Exceptional Playing from one of the Great Masters of the Piano.

United KingdomUnited Kingdom Schubert, Chopin, Debussy, Richard Goode (piano), Wigmore Hall, London, 24.02.14 (RB)
Schubert – Impromptu in C minor D899 No. 1       z
Klavierstück in E Flat minor D946 No. 1
 Impromptu in G Flat D899 No. 3
 Klavierstück in C D946 No. 3
Chopin – Mazurka in B Flat Op 17 No. 1
 Mazurka in B minor Op 30 No. 2
 Mazurka in A Flat Op 41 No. 3
  Mazurka in C Sharp minor Op 30 No. 4
  Polonaise-fantaisie in A Flat Op 61
Debussy – Préludes Book 1
Richard Goode is one of the grand elder statesmen of the piano and for this recital he performed some of the most famous miniatures in the repertoire by three very diverse composers.  He opted to read from the score for both the Schubert and Debussy and had a page turner on hand – Richter did the same towards the end of his career so Goode was in distinguished company.
Goode is a leading exponent of the music of the First Viennese School so he was on home ground with the Schubert.  The first Impromptu had an emotional directness and honesty and there was a muscularity to the playing which reminded me of Goode’s great mentor, Rudolf Serkin.  The shaping of the melody was exquisite, the dynamic contrasts scrupulously observed and the handling of modulations absolutely gorgeous.  The opening of the first Klavierstück had a lightness and transparency while the central section had a radiant glow.  The performance of the Impromptu in G flat was an unforgettable experience – the warmth of tone, perfect layering of sound, magical handling of the modulations and the drama in the central section made one feel the piece could not be played in any other way.  In the final Klavierstück Goode brought out the playful quality of the syncopations while the central section had a reflective, poetic lilt.
As well as studying with Serkin, Goode was also a pupil at the Curtis Institute of Mieczyslaw Horszowski, who was a fine Chopin exponent and no doubt a key influence in this music.  In the first of the set of four Mazurkas, he did a marvellous job in bringing out the elements of whimsy and fancy in the middle section, while the third was played with a patrician elegance that somehow epitomises Chopin.  The fourth in C sharp minor is one of the most famous mazurkas, beloved of Horowitz and others, and Goode deployed a silky touch at the opening while the middle section was played with aristocratic gusto.  The Polonaise-fantaisie was the longest piece on the programme and here Goode brought a spontaneity and improvisatory feel to the music with each of the contrasting sections vividly characterised.  Some of the sections appeared rushed and the passagework was a little untidy in one or two places but the innate musicality and understanding more than compensated for this.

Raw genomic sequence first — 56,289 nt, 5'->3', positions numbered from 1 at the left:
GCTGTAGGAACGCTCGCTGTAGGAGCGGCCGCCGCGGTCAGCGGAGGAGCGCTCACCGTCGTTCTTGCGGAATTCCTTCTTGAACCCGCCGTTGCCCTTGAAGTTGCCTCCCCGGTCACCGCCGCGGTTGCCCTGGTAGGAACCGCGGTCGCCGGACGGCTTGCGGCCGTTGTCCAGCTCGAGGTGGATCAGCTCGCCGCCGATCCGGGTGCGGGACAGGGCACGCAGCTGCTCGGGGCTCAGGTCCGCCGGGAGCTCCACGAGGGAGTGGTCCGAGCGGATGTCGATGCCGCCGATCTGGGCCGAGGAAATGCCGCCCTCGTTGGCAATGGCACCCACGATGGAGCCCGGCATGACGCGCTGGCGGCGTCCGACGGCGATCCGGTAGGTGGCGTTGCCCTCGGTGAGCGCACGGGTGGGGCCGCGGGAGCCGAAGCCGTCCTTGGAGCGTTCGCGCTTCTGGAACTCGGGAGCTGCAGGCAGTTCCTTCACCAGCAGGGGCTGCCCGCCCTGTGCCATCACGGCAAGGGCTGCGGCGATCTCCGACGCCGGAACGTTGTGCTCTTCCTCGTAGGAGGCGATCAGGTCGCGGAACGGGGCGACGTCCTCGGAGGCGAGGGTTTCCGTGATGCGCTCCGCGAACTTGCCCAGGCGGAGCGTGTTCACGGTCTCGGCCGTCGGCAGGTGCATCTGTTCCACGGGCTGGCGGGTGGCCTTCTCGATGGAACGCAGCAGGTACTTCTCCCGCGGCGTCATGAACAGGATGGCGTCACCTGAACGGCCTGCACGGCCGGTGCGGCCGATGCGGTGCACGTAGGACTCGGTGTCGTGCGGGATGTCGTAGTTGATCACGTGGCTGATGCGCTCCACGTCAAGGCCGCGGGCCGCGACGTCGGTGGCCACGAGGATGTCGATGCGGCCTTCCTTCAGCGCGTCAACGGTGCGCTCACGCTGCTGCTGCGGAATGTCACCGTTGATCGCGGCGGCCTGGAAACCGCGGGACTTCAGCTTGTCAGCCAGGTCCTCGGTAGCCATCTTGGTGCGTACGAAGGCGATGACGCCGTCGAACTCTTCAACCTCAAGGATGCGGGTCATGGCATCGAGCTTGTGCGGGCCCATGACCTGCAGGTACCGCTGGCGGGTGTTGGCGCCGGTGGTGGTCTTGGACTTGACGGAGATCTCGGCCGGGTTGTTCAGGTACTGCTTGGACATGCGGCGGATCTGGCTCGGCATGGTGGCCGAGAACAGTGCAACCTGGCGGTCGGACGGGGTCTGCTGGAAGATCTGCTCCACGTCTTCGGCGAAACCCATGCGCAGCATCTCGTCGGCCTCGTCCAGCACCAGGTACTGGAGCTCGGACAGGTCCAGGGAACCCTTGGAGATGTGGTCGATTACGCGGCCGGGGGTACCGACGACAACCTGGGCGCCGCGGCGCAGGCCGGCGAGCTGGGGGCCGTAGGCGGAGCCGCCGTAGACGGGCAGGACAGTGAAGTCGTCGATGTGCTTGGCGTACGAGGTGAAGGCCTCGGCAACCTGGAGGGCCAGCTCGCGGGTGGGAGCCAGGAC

I do not normally associate Goode with Debussy but what a brilliant interpreter of this music he is.  An English admirer described Debussy’s own performance of Danseuses de Delphes as “soft, deep touch which evoked full, rich, many-shaded sonorities”. I cannot think of a better description of Goode’s performance.  There is an ongoing debate as to whether Voiles refers to ‘Sails’ or ‘Veils’ – Goode suggested both by making the music float and waft while at the same time using the whole tone harmonies to create veiled effects.  The articulation and delicacy with which he opened Le vent dans le plaine was remarkable, while we were allowed to luxuriate in the suffocating opiates of Les Sons et les parfums tournent dans l’air du soir.  Les collines d’Anacapri was quite exceptional:  the crystalline delicacy of the opening section bore comparison with Cortot while the brilliant Neapolitan sun-drenched flavour of the close was played with relish.
Arrau left a mesmerising recording of Des pas sur la neige and while Goode created some lovely tone colours and gave us some exquisite shaping of the floating melody he was not able to match the poetic intensity of the great Chilean master.  La fille aux cheveux de lin had a flowing simplicity and elegance but I thought the tempo was a little rushed in a one or two places.  In La serenade interrompue Goode gave us some vivid textural and tonal contrasts and did an excellent job in bringing out the Spanish flavour of the music.  He conveyed the grandeur of La cathédrale Engloutie, conjuring some majestic sonorities from his Steinway in the middle section, but I was wondering if there might be an even greater variety of tone colours and more refined layering of sound – I particularly admire Michelangeli’s recording.  La danse de Puck was outstanding with Goode bringing out the mischievous caprice and mercurial lightness in the score.  In Minstrels the good-natured fun and entertainments of the musicians Debussy witnessed parading through the streets of Eastbourne shone through.
Exceptional playing from one of the great masters of the piano.
Robert Beattie